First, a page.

Do I recall correctly Google was experimenting with inserting ads straight to game content? In such case buying Valve is logical thing to do.

    • IntelMole
    • 11 years ago

    I guess that means that Half Life 3 will be released as a beta.

    • Forge
    • 11 years ago

    That would explain the rumors over the last six months or so that Valve is researching Linux and/or OSX ports. Google likes coverage.

    • yogibbear
    • 11 years ago

    Not going to happen. Ever.

    Deal… maybe… but i won’t like it if they put ads on steam for google.

      • BKA
      • 11 years ago

      Never say ever. Anything can happen.

      • indeego
      • 11 years ago

      Why wouldn’t it ever happen? I see it as a fantastic fitg{<.<}g

    • tejas84
    • 11 years ago

    Charlie Demerjian is an idiot and I cannot believe that anyones takes that fool seriously. He has an irrational hatred of Nvidia which I really don’t understand.

    Don’t get me wrong, since I am an ATI man( since 9800pro days) and purchased a 4870 yesterday, you would expect me to deride Nvidia. However nothing could be further from the truth as I respect that company very much.

    As for Valve I hope they stay independent, but if they had to be bought then I would rather Google did it, than Microsoft or EA.

    • Mystic-G
    • 11 years ago

    Google’s idea of gaming would be to hire a team of graphic artists then to have them put advertisements on the loading screen, walls, dirt, sky, bullets, and HUD

      • bogbox
      • 11 years ago

      But then the games are free . No problem for me.

        • Mystic-G
        • 11 years ago

        Who ever said free? They could make money from the consumer and the sponsors.

        • Meadows
        • 11 years ago

        Excuse me?

    • Joerdgs
    • 11 years ago

    You know, I just recently saw a thread about this on the Garry’s Mod (HL2 sandbox mod) forum. Maybe an Inquirer journalist took it for real… wouldn’t be surprised.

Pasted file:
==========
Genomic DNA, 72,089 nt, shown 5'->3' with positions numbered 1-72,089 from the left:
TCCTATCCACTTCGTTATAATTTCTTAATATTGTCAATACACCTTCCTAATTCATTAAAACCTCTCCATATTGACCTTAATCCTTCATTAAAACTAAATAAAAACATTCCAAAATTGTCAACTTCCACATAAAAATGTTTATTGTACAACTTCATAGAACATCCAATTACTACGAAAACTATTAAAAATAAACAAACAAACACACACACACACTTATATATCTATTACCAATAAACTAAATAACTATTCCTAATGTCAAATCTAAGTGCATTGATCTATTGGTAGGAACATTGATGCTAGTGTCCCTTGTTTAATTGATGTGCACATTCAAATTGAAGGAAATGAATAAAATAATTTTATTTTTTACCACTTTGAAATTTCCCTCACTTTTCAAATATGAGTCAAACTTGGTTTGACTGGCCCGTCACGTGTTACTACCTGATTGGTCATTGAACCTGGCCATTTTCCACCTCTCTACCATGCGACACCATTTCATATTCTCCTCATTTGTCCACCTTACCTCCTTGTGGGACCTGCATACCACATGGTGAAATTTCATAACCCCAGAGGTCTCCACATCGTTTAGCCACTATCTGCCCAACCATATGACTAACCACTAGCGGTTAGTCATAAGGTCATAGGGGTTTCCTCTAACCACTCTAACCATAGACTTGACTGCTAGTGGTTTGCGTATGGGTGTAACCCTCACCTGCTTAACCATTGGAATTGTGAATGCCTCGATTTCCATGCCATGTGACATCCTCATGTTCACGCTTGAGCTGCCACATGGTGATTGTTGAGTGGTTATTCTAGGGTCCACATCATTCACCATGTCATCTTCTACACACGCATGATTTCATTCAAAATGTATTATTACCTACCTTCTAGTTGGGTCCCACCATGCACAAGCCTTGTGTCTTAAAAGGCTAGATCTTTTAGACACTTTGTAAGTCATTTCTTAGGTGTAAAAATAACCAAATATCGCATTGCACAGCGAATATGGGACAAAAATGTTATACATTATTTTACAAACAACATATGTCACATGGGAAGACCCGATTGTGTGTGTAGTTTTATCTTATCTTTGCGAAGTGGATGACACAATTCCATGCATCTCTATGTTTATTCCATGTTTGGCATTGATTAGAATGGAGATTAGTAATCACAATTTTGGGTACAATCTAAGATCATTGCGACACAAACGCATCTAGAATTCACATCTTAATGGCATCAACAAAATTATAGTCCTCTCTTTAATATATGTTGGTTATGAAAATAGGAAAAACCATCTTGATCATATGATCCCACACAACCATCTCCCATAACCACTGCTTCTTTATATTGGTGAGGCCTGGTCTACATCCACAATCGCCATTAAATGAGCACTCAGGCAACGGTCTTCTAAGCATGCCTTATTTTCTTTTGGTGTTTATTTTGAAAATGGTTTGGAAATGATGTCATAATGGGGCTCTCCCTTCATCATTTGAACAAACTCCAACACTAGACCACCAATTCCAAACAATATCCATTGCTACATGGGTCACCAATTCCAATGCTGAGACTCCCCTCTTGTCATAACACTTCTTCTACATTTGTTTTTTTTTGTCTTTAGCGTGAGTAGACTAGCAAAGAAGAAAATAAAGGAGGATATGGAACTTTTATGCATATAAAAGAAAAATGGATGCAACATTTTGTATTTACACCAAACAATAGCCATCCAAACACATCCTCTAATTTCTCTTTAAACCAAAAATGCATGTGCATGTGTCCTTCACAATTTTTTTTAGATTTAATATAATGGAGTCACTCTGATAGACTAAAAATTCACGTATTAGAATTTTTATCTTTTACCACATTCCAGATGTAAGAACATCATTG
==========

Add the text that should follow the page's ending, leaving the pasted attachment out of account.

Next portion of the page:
• Thresher
    • 11 years ago

    I think this makes a lot of sense. Digital distribution, like it or not, is the way software SHOULD be sold. The expense reduction alone would make it worthwhile, no more shipping boxes filled with mostly air. DRM is integrated right into the client and is unobtrusive.

    I was a Steam nay-sayer, but the more I’ve used it, the more I like it.

      • BKA
      • 11 years ago

      Physical media will always be my top choice.

        • PerfectCr
        • 11 years ago

        Until you lose it.

          • BKA
          • 11 years ago

          Then I would use my backup. Thanks for the reminder.

            • PerfectCr
            • 11 years ago

            And if you lose that or the backup becomes corrupted?

            • poulpy
            • 11 years ago

            Then you use the other backup you sent to a friend back then just -err- in case 🙂

            • BKA
            • 11 years ago

            Hasn’t happened yet. And I own a lot of PC games dating back to the early 90’s. Still have all the boxes and manuals. Makes a nice wall in the basement. Physical media will always be my first choice until the price is cheaper for online distribution. Before anybody explains it, I’m aware of the resons retail and online are the same price.

            • indeego
            • 11 years ago

            Let him have his medium. IIRC, the Amish are still doing fine with horses. The two can exist in perpetuity, but as anyone who has gone in a software store in the past few years can attest, PC software on the shelf at retail is getting smaller and smallerg{<.<}g